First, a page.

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Had a brilliant time - Talin's great!
It seems odd that we all now accept without question that credits on TV are scrunched into a tiny box,
and talked over by a continuity announcer, even though that's something that absolutely no-one
apart from the people who pay the announcer actually wants to happen.
Surely if the people who make Mars bars started making the last mouthful taste like shit
in order to encourage us to buy another Mars bar to take the taste away,
people would pretty quickly go a) crazy and b) off Mars bars,
no matter how sound the financial reasoning behind the decision.
But when the people whose job it is to show TV programmes
start doing that pointedly more shitly than they need,
we just shrug and take it as punishment for some terrible deed
we doubtless committed in the past and have now forgotten.
And we're right to think that because it only happens because some sort of research has persuaded the broadcaster
that it makes us more likely to watch the next show and less likely to change channel,
or horror of horrors, turn off the telly and get on with our lives.
I don't know if that's true but some of us, either by our viewing behaviour
or our answers to questions in focus groups; - grrr focus groups:
"Do you like being given more choice?"
(STROKING CHIN) "Hmm, yes I think I like being given more choice"
- have given the broadcasters that impression.
That is the great sin for which our punishment is having the matiness of local radio
crash in on the end of 'The Nazis: a Warning from History'
to tell us that Mass Murder season continues next with a look at Stalin's wackiest purges.
Alright, obviously this isn't a big deal. But it is a small deal.
Credits are there out of respect for the people who made the programme
and I think viewers quite like them.
It's nice to be able to find out that that guy playing that guy was, as you suspected,
the same guy that plays that other guy in that thing,
only older now, and doing a different voice, because aren't actors clever?
And sometimes there are jokes in the credits, or nice music,
or simply a pleasant lull in which to ease yourself out of the story you've just been told.
All of which are ruined by being shrunk into a tiny corner of the screen,
while an excited voice informs you that further programmes are scheduled!
It's not just this one! We do loads! All in a row! One after another!
There's been this one, but soon there'll be another one! Isn't it great?
And now that it's accepted that the credits aren't the programme's time
or the viewers' thinking time any more, but are a billboard that must be filled,
continuity announcers now crash in at the end of a show even when there's nothing on next!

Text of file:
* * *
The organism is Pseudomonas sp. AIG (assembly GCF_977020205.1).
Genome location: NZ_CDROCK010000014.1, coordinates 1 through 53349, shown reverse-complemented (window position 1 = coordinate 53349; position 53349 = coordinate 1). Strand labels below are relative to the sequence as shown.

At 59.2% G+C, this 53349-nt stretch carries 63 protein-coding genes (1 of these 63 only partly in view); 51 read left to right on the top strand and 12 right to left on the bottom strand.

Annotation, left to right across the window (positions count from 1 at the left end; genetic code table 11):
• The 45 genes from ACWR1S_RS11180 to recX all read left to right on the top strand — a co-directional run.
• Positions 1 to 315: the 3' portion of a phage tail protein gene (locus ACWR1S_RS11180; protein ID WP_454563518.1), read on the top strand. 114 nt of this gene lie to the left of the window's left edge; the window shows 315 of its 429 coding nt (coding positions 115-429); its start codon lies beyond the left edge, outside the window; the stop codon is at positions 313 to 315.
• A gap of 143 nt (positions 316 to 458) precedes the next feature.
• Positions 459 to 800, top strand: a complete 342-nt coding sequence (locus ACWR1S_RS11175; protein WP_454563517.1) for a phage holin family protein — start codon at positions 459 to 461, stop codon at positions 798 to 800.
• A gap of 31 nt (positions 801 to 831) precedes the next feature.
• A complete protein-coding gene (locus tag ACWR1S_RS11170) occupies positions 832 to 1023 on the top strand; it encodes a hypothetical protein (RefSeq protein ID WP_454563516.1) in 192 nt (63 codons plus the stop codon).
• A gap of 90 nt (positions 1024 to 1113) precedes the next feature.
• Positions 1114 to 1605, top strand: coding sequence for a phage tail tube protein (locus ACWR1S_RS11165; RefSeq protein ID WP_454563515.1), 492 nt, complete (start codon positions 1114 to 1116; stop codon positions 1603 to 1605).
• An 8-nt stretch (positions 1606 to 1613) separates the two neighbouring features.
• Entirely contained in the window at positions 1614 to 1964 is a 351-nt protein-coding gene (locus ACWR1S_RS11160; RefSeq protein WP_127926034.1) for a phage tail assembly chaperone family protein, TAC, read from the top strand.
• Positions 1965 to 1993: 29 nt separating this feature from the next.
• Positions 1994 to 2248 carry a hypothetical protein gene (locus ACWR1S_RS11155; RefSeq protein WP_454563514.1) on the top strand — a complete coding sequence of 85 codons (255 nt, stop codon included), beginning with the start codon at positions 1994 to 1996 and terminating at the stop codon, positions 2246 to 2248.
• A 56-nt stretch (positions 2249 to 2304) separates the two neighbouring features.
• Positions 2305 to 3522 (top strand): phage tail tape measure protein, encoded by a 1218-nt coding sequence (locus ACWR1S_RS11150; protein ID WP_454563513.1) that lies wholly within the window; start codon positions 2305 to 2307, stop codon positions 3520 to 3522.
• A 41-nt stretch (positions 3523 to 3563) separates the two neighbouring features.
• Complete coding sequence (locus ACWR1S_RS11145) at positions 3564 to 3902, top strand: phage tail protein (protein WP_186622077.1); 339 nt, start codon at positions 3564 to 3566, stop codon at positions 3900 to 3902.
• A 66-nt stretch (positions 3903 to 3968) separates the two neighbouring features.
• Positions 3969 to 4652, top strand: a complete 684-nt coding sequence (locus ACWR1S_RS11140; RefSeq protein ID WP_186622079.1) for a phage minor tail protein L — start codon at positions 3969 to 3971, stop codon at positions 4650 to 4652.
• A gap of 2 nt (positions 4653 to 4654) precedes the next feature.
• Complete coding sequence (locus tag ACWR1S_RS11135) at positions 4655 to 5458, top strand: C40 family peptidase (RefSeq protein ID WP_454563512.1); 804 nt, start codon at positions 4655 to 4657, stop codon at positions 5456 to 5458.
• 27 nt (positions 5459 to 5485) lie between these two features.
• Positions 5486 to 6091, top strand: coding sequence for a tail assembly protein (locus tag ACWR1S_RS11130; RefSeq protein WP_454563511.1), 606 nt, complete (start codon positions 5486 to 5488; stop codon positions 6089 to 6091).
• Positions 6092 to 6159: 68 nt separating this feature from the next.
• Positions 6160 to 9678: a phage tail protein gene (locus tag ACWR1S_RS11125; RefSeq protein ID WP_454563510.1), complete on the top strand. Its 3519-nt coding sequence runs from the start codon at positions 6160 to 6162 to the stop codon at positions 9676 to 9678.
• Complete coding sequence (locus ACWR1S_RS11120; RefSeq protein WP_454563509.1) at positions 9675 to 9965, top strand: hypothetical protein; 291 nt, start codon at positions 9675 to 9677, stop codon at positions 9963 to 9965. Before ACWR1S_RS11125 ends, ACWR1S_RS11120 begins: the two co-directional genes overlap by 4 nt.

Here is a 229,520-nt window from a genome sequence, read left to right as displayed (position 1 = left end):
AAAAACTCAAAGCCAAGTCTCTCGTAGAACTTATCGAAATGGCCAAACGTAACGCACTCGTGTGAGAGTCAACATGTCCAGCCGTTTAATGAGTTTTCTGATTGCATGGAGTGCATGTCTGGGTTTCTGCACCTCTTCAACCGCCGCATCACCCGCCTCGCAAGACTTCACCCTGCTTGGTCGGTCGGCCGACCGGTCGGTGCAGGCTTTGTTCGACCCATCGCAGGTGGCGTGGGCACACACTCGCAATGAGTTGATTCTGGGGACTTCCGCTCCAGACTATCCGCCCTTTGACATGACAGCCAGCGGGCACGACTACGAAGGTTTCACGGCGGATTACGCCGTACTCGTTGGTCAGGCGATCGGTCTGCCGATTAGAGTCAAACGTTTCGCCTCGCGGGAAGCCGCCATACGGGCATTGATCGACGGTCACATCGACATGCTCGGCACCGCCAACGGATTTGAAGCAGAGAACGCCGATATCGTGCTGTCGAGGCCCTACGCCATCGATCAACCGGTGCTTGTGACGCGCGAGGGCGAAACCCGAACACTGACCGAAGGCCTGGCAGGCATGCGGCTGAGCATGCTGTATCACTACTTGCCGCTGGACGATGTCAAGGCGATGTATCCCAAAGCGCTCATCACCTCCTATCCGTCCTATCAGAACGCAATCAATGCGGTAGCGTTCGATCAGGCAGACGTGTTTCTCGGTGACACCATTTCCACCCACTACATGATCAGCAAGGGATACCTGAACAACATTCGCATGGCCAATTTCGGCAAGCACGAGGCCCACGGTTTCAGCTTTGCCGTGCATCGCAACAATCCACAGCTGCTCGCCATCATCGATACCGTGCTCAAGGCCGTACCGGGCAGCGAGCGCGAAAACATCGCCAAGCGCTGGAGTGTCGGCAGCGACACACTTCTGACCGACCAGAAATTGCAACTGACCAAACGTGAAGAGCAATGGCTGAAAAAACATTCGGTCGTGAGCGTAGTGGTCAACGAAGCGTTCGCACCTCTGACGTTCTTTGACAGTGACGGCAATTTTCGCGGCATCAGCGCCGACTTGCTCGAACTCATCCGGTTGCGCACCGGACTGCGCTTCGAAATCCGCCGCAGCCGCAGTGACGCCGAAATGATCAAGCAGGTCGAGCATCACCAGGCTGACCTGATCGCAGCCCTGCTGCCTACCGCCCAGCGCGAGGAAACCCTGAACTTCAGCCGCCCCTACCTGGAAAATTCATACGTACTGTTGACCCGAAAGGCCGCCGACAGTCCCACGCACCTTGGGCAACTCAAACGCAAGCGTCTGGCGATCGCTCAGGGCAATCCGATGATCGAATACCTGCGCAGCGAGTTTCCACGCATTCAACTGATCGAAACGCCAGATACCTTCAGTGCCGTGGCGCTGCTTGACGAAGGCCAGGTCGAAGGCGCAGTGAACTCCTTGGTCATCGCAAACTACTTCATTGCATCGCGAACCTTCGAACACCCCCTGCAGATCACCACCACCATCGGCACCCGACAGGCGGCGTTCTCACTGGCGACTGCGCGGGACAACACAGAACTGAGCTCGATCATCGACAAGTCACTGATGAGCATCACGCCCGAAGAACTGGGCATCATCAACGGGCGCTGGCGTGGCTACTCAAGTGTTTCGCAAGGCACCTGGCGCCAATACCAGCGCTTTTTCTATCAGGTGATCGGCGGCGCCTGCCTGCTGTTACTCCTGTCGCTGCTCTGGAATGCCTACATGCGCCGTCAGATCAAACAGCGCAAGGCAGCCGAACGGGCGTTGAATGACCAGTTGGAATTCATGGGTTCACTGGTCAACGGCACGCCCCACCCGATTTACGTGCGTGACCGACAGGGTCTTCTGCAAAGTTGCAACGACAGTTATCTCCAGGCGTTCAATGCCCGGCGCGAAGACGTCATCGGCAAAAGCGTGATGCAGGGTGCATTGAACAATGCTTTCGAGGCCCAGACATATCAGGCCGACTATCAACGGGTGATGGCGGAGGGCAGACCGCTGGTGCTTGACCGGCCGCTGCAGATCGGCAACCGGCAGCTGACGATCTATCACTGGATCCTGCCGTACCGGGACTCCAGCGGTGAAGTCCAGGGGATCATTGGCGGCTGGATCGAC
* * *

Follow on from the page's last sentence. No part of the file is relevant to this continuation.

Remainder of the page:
This happened to me the other day when I was watching something
that my TV recording machine had taped -or rather 'disced' -
in the middle of the night on a repeats channel, just before it gave up repeating things
and started to pretend to be shopping for a few hours.
It was an old episode of Inspector Morse because that is the sort of rock and roll lifestyle I lead.
Live slow, die eventually, leave an indifferently attractive corpse - that's my motto.
But if you're going to leave it anywhere, leave it in an ornamental fish pond in St Matthew's College,
and make a grumpy man in a Jag work out why.
Anyway, I like Inspector Morse. It's well paced, and it tends to end, after a couple of hours,
on a melancholy note, generally with Morse wandering off all drunk and alone,
then the beep beep beep starts... and the inevitable voice pops up trying to sell me stuff.
But specifically, on this occasion, trying to sell me the Inspector Morse boxset!
This is crazy, surely?
The people that particular advert really needs to appeal to are people who really like Inspector Morse.
And granted, the end of an Inspector Morse rerun is a happy hunting ground for such people.
But one thing people who like Inspector Morse will hate
is people who talk over the end of Inspector Morse!
Do they think Inspector Morse watchers are only interested until the case is solved?
That once they've internalised the important fact of who killed who in this particular episode of Morse,
they will, unless immediately button-holed, want to leap out of their chair,
all eager to get on with the next important item on their packed agenda?
Well, we don't! We want to sit there through the credits, listening to the nice music,
enjoying feeling a bit pretend-miserable,
and noting that it was Michael Aldridge playing the bursar, just like we thought.
And if you let us do that for a bit, you're much more likely to find us in a mood to buy a box set
of the programme we like than if you talk over it, telling us to buy it!
Unless that's the point, of course. Is it actually extortion?
Are they saying 'Annoyed by me saying this over the end of that show you like?
Well, if you buy your own copy, I won't be able to!
Unless you live with me, and that's not very likely, because how is someone who's prepared
to talk over the end of Morse ever going to find a partner?
So buy it, and stop having to listen to me!
Give me money, and I'll go!'